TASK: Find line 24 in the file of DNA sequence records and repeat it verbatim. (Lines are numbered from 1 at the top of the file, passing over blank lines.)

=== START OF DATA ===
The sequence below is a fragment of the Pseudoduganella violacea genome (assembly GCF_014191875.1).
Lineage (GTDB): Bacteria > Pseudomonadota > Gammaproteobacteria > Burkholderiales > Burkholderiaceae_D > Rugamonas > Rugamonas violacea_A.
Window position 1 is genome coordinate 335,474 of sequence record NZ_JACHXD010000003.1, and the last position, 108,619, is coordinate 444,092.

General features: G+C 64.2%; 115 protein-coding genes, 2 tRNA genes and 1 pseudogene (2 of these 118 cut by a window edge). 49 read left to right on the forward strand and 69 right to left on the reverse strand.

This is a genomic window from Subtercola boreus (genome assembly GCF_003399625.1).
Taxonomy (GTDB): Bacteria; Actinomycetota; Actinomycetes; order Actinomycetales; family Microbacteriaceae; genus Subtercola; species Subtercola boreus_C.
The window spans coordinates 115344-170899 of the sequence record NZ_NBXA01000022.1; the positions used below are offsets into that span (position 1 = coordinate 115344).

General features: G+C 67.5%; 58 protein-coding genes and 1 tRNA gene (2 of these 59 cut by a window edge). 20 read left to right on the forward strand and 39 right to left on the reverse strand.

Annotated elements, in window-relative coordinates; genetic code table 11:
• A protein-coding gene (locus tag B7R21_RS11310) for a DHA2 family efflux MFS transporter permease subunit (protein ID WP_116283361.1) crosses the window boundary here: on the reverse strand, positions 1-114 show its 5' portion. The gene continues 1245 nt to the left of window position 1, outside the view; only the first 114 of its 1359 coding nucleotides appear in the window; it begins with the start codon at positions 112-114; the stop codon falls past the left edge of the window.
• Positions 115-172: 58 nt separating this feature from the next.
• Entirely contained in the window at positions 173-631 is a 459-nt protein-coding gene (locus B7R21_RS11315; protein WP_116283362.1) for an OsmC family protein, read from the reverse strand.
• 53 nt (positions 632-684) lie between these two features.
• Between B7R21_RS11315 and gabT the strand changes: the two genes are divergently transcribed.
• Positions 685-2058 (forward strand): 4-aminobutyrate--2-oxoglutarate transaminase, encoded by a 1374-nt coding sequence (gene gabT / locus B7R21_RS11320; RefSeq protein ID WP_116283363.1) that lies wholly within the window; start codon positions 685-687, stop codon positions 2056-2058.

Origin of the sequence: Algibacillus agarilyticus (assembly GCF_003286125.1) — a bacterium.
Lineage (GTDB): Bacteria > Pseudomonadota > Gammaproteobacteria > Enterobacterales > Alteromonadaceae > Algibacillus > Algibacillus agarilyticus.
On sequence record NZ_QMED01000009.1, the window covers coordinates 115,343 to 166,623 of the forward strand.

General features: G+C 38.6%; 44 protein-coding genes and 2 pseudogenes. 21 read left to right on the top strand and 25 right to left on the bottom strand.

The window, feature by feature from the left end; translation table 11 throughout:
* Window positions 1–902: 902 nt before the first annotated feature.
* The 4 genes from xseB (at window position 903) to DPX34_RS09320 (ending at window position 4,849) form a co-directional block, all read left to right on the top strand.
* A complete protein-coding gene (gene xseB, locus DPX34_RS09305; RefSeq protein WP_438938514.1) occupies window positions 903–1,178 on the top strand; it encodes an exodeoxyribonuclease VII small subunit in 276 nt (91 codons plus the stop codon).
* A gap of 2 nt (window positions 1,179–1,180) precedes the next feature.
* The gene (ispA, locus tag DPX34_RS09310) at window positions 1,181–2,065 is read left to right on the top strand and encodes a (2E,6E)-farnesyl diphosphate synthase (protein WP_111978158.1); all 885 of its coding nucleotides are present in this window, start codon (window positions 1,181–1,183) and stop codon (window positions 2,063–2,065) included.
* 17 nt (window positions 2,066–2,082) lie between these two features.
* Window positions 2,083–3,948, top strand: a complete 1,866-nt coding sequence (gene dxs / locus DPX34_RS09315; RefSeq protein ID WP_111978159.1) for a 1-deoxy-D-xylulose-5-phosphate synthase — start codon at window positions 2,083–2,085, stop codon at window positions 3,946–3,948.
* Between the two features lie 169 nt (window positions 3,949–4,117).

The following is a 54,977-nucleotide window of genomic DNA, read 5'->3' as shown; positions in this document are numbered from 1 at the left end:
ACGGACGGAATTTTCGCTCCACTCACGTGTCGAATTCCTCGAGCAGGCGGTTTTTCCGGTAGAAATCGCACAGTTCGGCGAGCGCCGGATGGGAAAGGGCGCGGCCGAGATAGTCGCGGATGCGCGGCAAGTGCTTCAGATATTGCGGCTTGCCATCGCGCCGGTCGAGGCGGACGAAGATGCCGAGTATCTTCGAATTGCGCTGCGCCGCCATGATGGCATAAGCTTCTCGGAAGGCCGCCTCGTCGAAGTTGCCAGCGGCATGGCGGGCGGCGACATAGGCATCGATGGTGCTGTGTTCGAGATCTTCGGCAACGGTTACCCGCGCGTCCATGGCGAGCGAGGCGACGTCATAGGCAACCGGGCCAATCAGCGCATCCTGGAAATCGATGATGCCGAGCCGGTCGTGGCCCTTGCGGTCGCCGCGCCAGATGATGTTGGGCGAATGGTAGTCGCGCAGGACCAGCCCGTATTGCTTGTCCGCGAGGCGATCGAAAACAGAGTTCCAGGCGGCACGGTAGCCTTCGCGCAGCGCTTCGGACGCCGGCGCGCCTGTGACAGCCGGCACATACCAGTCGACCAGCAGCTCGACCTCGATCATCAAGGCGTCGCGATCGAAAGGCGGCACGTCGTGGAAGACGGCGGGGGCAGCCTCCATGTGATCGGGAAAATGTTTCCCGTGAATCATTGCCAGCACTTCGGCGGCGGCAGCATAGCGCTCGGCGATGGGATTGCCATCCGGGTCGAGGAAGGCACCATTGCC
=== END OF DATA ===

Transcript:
* A gap of 2 nt (window positions 1,179–1,180) precedes the next feature.